Rockets were fired late on Tuesday in the direction of the airport in Libya’s capital, residents said, forcing flights to be diverted, less than a week after the United Nations brokered a fragile truce between rival armed groups in Tripoli. A spokesman for a faction controlling Matiga airport, the only one functioning in the capital, said there were no casualties or damage. Libyan channels reported that several people had been wounded by the rockets, one of which landed in the Mediterranean sea. Rival groups have been fighting in Tripoli for several days but clashes had been focused on the south of the city.  France 24

UNAMID Completes Construction of New Base in Jebel Marra
An aerial photo published by the hybrid peacekeeping mission in Darfur (UNAMID) Wednesday has shown completion of the Mission’s base in Golo, Jebel Marra area, Central Darfur State. Last year, the UN Security Council decided to reduce the UNAMID, admitting that the security situation has improved but it decided to reinforce its presence in Jebel Marra because there is no cessation of hostilities as the Sudan Liberation Movement -Abdel Wahid fighters (SLM-AW) refuses to declare it unilaterally or to engage in peace negotiations. On January 28, the Sudanese government officially handed over a land to UNAMID to establish a Temporary Operating Base (TOB) in Golo, Jebel Marra. The aerial view of the newly established base shows a completed outer fence including three major gates and four observation towers.  Sudan Tribune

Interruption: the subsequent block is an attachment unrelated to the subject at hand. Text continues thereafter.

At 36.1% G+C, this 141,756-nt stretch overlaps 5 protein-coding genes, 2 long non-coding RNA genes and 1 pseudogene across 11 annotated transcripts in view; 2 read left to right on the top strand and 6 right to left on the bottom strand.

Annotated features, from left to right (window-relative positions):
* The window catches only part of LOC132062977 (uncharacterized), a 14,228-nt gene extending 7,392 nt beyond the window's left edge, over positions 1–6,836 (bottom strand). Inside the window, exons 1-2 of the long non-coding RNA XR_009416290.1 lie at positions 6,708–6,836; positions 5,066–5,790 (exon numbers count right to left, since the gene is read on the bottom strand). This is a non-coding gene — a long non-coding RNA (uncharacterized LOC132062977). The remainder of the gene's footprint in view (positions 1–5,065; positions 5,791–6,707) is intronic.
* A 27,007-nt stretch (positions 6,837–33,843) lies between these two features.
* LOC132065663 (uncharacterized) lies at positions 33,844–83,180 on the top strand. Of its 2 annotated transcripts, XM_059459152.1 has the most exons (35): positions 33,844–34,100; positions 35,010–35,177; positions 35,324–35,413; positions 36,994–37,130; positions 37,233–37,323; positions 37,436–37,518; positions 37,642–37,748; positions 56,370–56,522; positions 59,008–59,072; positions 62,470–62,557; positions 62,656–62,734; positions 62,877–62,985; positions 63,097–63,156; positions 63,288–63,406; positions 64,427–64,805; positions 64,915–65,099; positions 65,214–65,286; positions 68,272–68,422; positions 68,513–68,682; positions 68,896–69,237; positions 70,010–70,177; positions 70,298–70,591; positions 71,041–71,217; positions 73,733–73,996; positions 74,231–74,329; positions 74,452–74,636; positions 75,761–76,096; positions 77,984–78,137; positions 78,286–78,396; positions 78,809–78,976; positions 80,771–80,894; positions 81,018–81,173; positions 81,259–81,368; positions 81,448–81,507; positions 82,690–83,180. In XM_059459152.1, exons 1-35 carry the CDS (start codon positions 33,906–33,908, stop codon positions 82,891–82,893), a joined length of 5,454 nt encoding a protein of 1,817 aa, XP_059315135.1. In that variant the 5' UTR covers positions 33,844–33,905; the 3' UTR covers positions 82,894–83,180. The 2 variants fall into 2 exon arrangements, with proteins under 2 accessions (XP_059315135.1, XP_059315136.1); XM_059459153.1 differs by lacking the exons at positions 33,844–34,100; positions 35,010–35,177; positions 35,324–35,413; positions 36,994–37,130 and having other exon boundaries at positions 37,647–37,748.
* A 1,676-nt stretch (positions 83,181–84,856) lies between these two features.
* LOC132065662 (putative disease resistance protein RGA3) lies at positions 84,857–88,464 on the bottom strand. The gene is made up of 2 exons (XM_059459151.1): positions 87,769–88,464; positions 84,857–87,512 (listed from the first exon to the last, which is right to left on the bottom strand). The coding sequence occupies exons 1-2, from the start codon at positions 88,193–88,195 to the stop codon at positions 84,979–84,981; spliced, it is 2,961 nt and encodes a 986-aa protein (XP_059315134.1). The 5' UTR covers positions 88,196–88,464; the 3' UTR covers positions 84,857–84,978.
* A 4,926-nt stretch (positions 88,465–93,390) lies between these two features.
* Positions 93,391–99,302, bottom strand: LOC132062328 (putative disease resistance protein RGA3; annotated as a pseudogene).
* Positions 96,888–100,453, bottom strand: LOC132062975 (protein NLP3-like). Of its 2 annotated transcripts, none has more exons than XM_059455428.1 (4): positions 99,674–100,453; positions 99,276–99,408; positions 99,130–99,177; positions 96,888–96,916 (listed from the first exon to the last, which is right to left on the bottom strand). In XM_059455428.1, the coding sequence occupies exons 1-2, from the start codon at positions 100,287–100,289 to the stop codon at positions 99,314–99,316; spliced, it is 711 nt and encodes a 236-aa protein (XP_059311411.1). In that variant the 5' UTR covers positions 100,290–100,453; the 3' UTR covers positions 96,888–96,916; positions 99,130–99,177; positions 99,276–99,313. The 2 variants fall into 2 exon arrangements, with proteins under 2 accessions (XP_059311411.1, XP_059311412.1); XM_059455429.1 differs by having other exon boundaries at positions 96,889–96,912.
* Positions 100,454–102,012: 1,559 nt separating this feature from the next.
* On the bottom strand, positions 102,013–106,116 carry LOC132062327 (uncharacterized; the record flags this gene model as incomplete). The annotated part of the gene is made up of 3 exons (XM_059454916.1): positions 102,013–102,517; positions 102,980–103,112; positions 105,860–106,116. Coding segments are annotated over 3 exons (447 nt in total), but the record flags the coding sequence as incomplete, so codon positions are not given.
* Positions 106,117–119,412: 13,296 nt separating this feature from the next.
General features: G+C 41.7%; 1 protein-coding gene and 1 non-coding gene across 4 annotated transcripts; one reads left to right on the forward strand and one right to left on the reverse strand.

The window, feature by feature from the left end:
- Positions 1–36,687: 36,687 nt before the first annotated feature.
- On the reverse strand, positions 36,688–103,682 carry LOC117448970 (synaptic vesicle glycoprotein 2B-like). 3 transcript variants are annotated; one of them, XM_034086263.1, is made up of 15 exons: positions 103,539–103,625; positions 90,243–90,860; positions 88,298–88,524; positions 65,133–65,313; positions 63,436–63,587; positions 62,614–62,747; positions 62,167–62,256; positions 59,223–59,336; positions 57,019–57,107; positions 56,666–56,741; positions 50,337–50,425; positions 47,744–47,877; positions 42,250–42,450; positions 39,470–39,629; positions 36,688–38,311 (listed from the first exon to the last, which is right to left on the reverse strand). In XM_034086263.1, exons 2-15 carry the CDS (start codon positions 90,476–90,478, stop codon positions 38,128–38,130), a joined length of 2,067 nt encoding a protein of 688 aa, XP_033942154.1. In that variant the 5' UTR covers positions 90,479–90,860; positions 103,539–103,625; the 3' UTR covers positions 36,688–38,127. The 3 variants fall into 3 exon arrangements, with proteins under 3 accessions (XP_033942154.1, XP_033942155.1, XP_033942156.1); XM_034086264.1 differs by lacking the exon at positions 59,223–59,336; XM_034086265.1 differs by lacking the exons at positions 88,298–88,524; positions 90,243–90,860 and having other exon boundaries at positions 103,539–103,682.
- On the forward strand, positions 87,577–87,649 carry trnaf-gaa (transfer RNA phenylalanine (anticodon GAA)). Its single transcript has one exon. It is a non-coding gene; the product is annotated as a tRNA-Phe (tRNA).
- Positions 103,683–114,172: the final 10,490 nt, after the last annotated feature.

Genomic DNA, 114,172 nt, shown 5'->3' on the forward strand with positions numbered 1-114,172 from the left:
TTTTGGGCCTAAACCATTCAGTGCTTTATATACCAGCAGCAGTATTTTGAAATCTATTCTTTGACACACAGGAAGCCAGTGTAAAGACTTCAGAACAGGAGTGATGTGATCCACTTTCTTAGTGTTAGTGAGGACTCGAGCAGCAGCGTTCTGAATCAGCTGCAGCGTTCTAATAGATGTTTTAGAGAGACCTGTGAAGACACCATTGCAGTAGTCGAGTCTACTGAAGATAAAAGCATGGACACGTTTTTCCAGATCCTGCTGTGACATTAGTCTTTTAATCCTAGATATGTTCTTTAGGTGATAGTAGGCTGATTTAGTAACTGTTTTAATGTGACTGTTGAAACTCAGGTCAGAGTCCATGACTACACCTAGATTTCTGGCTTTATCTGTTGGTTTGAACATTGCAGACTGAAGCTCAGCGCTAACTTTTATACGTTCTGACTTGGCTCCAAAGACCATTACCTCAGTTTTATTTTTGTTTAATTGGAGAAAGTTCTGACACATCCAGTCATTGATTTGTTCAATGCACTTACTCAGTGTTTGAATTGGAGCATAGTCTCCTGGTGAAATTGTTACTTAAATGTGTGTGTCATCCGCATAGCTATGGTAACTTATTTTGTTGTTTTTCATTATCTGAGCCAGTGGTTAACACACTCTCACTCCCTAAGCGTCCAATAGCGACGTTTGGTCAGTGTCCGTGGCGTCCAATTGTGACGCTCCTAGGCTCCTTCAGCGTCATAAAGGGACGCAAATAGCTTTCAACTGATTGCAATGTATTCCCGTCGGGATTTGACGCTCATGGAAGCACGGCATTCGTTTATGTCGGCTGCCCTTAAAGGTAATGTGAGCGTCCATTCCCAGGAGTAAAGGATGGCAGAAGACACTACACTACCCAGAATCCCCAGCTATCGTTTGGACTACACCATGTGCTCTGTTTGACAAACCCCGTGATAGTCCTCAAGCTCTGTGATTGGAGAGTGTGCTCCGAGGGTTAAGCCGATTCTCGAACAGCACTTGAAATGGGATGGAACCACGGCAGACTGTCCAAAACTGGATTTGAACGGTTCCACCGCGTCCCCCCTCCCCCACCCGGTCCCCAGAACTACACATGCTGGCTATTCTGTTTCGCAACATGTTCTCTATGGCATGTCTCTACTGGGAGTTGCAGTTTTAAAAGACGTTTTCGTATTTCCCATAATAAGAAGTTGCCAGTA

Islamic Development Bank Freezes Somalia Project
The Islamic Development Bank has suspended a multimillion dollar project in Somalia due to accusations of corruption and mismanagement. Started in October 2016, the Dryland Development Project was being conducted in three rural villages to help pastoralists build resilience to drought, give them access to health and education services, and develop livestock and crops. The project was set to cost $5 million overall, and since February 2017, the Islamic Development Bank (IsDB) had transferred about $1.5 million to an account at Somalia’s central bank in three installments. But according to an IsDB audit of the project, a progress report submitted by the project’s coordinator, Abdishakur Aden Mohamud, contained “no substantial information” on what the project has achieved.  VOA

Public Assembly Banned in Zimbabwe Capital amid Cholera Outbreak